“No one will be able to oppose the will of the people,” he added. “At least, not for long.”
Veteran commentator Mohamed Hassenein Heikal, who has close ties to the military, told a television interviewer the army was concerned at a lack of vision for the future among politicians: “The army will always side with the people,” he said. “Whether their will is expressed at the ballot box or in some other way.”
Few independent observers can assess with much certainty how the showdown between the factions will play out.
Both seem unwilling to flinch: Morsi and his Muslim Brotherhood insist on their electoral legitimacy and tell opponents just to fight another election in due course; the opposition coalition demands Morsi resign and make way for an interim authority to reset all the rules before new elections.
“The two sides’ demands are pretty maximal so I see possibilities for real confrontation,” said Nathan Brown, an expert on Egypt’s transition at George Washington University who was in Cairo this month. “Significant violence is a possibility.
“Even if you have military intervention it’s not clear of what kind or whether it would solve anything.”
Opponents accuse the Brotherhood of feigning interest in democracy while aiming to entrench themselves deep in the state as Mubarak’s people did. Morsi and his allies in turn accuse many in officialdom, and the media, of sabotaging their efforts.
Anti-Islamist sentiment in the police and other security organs that led Mubarak’s fight against them for decades adds an element of doubt to the government’s ability to staunch the kind of violence that might trigger an intervention by the army.
One source inside one of the domestic security agencies told Reuters this week that many in his organisation were hoping that a violent confrontation could bring down Islamist rule:
“There’s a battle coming between us and the jihadists,” he said. “We need to cleanse the country of them.
“More state agencies will join us once they see the violence those terrorists inflict – as they will in the days to come.”
Such talk, while impossible to verify how widespread it is, somewhat supports allegations by Morsi’s government that agents provocateurs from the old regime are behind recent clashes.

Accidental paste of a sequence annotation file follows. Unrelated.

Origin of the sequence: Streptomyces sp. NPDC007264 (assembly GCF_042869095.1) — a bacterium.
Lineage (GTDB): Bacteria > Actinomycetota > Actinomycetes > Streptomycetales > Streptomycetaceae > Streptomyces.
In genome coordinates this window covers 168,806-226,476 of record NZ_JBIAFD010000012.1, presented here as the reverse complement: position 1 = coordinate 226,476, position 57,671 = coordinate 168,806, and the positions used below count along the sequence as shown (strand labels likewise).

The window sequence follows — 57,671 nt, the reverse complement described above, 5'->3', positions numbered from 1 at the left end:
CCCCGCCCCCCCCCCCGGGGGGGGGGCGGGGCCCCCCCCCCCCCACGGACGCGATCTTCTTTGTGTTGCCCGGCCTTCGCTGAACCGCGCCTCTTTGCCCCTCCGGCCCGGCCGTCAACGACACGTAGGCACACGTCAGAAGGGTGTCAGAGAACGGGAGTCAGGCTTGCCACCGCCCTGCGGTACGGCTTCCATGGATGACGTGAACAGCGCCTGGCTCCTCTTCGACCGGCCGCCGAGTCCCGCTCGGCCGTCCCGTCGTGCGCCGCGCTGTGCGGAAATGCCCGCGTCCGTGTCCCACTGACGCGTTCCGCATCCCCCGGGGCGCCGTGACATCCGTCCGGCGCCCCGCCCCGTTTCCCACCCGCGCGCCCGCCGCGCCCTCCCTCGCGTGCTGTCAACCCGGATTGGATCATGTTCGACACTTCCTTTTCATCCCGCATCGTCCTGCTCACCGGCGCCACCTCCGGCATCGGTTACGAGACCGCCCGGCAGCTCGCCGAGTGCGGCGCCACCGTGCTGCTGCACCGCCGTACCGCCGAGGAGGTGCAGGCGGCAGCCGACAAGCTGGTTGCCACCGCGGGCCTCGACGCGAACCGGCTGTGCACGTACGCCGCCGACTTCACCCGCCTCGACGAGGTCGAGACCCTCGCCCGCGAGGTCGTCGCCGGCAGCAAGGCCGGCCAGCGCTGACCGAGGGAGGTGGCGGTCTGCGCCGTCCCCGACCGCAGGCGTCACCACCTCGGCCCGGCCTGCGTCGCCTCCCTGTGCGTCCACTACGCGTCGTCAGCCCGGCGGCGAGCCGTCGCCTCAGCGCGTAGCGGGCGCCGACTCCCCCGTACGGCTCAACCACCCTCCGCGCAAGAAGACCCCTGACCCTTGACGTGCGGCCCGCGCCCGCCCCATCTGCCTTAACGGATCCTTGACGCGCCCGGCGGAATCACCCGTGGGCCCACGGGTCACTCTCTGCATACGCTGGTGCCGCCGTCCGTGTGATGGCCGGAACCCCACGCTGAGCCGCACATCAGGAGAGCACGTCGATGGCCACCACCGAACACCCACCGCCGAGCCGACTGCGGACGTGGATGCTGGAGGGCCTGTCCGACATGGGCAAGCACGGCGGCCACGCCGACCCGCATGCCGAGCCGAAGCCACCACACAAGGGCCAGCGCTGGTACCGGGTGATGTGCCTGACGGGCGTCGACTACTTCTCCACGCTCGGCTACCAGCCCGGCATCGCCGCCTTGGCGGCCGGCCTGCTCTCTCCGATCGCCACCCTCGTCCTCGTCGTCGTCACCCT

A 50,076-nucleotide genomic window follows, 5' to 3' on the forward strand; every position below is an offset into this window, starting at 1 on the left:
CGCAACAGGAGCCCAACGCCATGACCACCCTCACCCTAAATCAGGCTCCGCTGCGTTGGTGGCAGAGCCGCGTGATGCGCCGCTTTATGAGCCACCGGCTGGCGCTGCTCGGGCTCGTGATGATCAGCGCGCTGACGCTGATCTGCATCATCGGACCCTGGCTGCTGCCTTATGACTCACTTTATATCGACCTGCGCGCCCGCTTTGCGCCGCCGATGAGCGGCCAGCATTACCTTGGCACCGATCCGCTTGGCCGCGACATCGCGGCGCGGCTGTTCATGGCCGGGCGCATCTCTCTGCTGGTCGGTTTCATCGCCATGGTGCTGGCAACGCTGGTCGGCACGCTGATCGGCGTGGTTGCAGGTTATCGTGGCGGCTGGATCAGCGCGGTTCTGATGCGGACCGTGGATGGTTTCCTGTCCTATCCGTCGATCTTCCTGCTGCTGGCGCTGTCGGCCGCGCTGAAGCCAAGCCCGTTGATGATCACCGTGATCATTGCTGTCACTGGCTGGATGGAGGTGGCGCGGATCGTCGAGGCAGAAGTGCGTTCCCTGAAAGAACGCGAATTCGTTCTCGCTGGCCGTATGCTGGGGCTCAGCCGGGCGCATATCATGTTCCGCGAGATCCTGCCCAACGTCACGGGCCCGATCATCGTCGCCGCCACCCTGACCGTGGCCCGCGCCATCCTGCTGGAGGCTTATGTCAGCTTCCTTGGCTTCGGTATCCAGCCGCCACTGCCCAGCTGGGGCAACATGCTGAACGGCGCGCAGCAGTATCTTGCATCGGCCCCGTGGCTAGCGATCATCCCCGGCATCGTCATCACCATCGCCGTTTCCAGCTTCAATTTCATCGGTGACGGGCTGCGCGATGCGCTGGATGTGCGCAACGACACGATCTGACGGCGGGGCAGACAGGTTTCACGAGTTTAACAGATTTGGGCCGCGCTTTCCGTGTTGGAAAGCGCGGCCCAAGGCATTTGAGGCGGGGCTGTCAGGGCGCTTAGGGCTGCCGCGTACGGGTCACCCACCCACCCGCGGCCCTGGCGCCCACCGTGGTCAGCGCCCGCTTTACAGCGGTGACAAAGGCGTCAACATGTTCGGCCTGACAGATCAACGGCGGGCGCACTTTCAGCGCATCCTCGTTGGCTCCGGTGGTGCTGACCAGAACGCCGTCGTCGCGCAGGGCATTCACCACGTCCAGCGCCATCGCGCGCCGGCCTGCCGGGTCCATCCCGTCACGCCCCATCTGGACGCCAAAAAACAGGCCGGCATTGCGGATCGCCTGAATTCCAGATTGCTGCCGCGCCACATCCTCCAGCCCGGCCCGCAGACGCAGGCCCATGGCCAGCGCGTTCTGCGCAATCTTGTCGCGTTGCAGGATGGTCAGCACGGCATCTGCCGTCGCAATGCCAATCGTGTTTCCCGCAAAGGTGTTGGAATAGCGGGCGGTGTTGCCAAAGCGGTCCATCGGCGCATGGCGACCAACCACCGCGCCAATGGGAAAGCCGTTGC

How easily the army could quell violence is also unclear.
Morsi has relied increasingly on support from more militant Islamists, including al-Gamaa al-Islamiya, a movement that spent years fighting the old regime and had ties with al Qaeda. Its leaders, many freed from jail after the revolution, speak openly of taking up arms again to defend the president. They fear a return to army rule would mean prison again for them, or death.
Nathan Brown said an army move that tried to shut the Islamists back out of the system could prove bloody: “If it came to denying the Islamists political power, the Brotherhood, probably with the support of al-Gamaa, will fight,” he said.
“That’s what could be very very nasty … but I don’t think a full-scale military takeover is the most likely intervention. There’s all kinds of other things they could do short of that.”
Yasser El-Shimy, Egypt analyst at the International Crisis Group in Cairo, said he believed that the most the army was likely to do was use its strength to force both sides toward the sort of compromise Sisi spoke about in his warning on Sunday:
“Even if the protests are massive and there is really bad violence,” he said, “If the army is to intervene, it will not be to pressure Morsi to resign, or call for presidential elections, but rather to try and make some compromises on the constitution and the government, in order to appease all parties.”
Yet those compromises are unlikely to get any easier, especially if more blood is spilt, leaving Egyptian democracy in peril: “It is getting more and more complicated to find a political solution,” said a senior Western diplomat in Cairo.
“And the more active the army becomes, the weaker civilian institutions will be. It will be a loss of legitimacy.”